rex cats

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DEVON REX:

In the 1960's, in Buckfastleigh, Devon, England, Beryl Cox found a kitten, in a field at the bottom of her garden. The father was a curly coated male, who lived near a tin mine, and the mum a normal coated feral cat.

This kitten was named 'Kirlee', and the founding father, of all Devons world wide. The genepool of the Devon Rex, is still quite small, and outcrossing to other breeds is still allowed.

The Devon Rex, has a short wedge shaped head, full cheeks, and strong chin.  Large ears, which should be set wide apart, and low set. Their eyes should be oval in shape, and set wide apart. These features combined together, give the typical elfin face.

ADAMS WIRE HAIR:

In 1966,a pair of farm cats, living on a farm in Vernon, State of New York,  USA, produced a red and white, male kitten (named Adam),  with a dense harsh springy coat. Unusually, if the coat is stroked in one direction, it feels coarse, and smooth when stroked back.

Mrs O'Shea, a Rex breeder, purchased both him, and his straight coated sister, and a breeding programme was set up. Official recognition, was granted in 1977.

Adams wirehaired gene, proved to be dominant, so no outcrosses was neccessary.

DUTCH REX:

In 1985, the Dutch Rex, was reported in Holland, but never developed. It had a coarse wavy coat.

GERMAN REX:

In 1946, a  black feral rexed cat was rescued from the grounds of a hospital in East Berlin, it was  given the name 'Lammchen', meaning lamb.

In 1951, a group of German breeders, started a breeding programme, this was following the Cornish Rex discovery.  At the age of 10 years old 'Lammchen', was mated by one of her sons, and produced a litter of rexed kittens. In 1960, two of  her daughters were exported to the USA.

From hair samples, it was established that the Cornish and German Rex are compatible.  The  German Rex, in Europe  is regarded as a separate breed.

ITALIAN REX:

In 1950, a wavy coated rexed cat was discovered, but unfortunately no breeding programme was set up, and it eventually disappeared.

LAPERM:

In 1982, on a farm in Oregon, a normal  farm cat produced a litter of kittens.  One female was bald, and when  8 weeks old, a soft curly coat developed.

Over the next few years,  Linda Koehl had many similar kittens born,  and she decided to establish a breeding programme. The Laperm gene is a dominate one. Kittens are  born with a straight coat, which usually start to curl when the kittens are  6 weeks old.

The coat is soft, with tight curls, and can be either short or long.  The shorthair has an afro look,  and the longhair has very tight ringlets. The name LaPerm means rippled. The body type is  slightly foreign, with a long face and tall ears.

Laperms are very affectionate, and will shower plenty of love on their owners.

OREGON REX:

In 1944, in Oregon a rex coated kitten was born, and due to World War 2, no breeding programme was set up.

In Oregon in 1959, Mrs Stringham, found a wavy coated black and white female kitten, in a litter produced by her Tortishell Queen. This kitten was named Kinky Marcel, and was the foundation Queen of the Oregon rex breed.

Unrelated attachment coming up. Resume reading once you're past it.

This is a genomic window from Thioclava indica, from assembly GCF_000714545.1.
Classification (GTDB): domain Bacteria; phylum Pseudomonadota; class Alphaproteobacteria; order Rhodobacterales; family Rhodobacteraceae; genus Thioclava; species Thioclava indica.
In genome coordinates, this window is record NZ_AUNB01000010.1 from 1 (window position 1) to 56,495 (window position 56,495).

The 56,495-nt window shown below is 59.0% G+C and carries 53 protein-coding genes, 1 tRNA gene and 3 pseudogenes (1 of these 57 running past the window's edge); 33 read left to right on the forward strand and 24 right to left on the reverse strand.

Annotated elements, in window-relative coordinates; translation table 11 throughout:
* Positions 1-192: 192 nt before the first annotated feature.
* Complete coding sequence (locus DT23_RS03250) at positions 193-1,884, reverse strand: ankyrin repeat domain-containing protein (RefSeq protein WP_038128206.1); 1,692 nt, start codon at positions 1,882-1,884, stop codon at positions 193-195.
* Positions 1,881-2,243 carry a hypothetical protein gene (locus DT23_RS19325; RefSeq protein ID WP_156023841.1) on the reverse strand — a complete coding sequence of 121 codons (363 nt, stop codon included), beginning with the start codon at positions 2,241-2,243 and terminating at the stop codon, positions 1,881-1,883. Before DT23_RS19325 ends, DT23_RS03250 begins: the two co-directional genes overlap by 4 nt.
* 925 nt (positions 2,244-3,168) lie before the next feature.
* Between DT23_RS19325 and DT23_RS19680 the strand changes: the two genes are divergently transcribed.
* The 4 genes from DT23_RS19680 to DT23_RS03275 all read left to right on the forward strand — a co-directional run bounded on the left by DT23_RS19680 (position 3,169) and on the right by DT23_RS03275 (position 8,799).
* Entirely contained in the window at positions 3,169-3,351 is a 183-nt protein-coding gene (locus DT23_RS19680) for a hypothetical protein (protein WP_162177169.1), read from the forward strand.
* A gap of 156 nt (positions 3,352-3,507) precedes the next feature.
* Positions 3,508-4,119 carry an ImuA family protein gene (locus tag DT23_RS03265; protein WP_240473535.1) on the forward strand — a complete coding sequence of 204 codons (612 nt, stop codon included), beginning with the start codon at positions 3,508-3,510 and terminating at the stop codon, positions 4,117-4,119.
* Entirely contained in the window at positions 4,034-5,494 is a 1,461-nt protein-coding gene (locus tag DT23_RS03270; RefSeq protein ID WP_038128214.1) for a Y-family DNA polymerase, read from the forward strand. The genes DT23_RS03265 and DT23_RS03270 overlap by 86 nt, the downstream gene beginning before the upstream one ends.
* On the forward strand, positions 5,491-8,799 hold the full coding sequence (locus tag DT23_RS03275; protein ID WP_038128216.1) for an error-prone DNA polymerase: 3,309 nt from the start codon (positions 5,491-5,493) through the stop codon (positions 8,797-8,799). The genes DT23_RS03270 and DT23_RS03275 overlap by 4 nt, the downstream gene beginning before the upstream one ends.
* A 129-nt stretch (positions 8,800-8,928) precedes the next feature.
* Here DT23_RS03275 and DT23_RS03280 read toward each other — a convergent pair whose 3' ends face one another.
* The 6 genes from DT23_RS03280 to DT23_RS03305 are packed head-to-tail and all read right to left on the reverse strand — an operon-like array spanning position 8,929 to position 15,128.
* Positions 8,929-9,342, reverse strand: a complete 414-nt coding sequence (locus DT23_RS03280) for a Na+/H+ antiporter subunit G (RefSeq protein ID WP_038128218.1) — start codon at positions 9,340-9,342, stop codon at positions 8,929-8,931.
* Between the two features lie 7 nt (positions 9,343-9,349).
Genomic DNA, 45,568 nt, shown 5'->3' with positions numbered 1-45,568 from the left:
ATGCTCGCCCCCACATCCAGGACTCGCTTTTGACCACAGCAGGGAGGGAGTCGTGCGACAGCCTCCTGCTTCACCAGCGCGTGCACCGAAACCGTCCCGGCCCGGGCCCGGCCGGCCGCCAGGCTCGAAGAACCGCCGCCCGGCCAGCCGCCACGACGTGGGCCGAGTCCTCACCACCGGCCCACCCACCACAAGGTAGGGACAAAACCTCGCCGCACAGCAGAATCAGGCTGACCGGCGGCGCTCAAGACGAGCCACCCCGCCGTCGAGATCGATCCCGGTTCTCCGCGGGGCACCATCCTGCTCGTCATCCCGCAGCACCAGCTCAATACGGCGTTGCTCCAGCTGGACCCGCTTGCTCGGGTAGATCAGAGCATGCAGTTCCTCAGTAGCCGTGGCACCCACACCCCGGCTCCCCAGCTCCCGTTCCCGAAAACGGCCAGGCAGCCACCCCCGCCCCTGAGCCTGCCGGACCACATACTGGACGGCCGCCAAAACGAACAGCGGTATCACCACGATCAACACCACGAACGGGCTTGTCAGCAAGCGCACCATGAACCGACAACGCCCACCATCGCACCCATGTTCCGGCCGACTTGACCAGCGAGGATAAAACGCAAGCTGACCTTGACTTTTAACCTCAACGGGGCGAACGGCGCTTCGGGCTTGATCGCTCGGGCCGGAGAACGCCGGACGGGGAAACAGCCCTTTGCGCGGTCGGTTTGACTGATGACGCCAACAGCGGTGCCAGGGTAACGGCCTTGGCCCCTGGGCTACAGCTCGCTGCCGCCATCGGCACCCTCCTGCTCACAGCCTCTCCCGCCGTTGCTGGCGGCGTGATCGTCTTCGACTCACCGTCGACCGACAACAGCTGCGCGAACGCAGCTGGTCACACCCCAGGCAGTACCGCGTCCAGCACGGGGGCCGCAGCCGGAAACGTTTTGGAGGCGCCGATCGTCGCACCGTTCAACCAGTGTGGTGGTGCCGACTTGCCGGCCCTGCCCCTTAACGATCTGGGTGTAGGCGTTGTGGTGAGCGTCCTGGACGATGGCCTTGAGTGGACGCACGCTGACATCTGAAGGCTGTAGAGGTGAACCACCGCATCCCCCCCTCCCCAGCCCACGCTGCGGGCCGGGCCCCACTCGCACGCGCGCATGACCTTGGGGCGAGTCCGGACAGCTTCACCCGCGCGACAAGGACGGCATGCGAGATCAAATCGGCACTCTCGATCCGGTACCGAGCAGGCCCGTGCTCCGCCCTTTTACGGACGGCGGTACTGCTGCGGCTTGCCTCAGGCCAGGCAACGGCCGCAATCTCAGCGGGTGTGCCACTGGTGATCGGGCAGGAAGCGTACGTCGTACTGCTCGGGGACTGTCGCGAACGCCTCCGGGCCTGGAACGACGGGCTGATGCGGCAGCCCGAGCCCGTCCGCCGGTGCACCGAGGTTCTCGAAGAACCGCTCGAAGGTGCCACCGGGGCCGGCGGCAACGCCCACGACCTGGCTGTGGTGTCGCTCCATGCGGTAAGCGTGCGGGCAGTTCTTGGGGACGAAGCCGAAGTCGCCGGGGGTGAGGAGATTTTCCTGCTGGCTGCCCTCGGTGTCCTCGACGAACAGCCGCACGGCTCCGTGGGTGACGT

Later outcrossing to  Cornish and Devon Rex's produced only straight coated kittens.

POODLE CAT (Pudlekatze):

In 1987,in Starnberg, Germany, Dr Rosumarie Wolf, a German Scottish Fold breeder, decided to experiment to produce a new rex cat.  A Devon Rex, was mated to a Scottish Folds. The outcome, was  a rexed cat which had folded ears, a chunky body shape and a thick dense coat like lambswool. It was given the name poodle cat.

SELKIRK REX:

In 1987, at an animal shelter in Montana USA, a rex coated kitten was discovered. She was adopted by a Persian breeder, Jeri Newman and given the name Miss DePesto. Jeri Newman,then mated Miss DePesto to her black Persian male named Photo Finish. Three of the six kittens produced, were curly coated.  This indicated the gene was dominant.

Further matings, produced both longhairs and shorthairs, and because  the gene was dominant, the breed was easily established.

The breed, is now accepted in the US, both long and short haired varieties. Selkirk's have a chunky body and thick coat.

SKOOKUM:

The skookum was created by mating a male Munchkin and a female LaPerm, in 1996, which produced a litter of 4 kittens.  All 4 kittens, had the male Munchkin's short legs, and the female LaPerm's curly coat. 

The natural mutation responsible for the Munchkin's short legs is a dominant genetic trait, as is the LaPerms curly hair.  Only 1 parent has to carry each gene to pass it on to their offspring.

URAL REX:

It has been reported, that this Rex breed has existed in the middle Urals region, since Word War II.  The coat is wavy, dense and well curled;  as is the whiskers. There are short and semi-long haired  coated Urals.

It is a medium sized rex, with a strong muscular body. The gene is not compatable with the Cornish gene, but no testing as yet has been done with the Devon.



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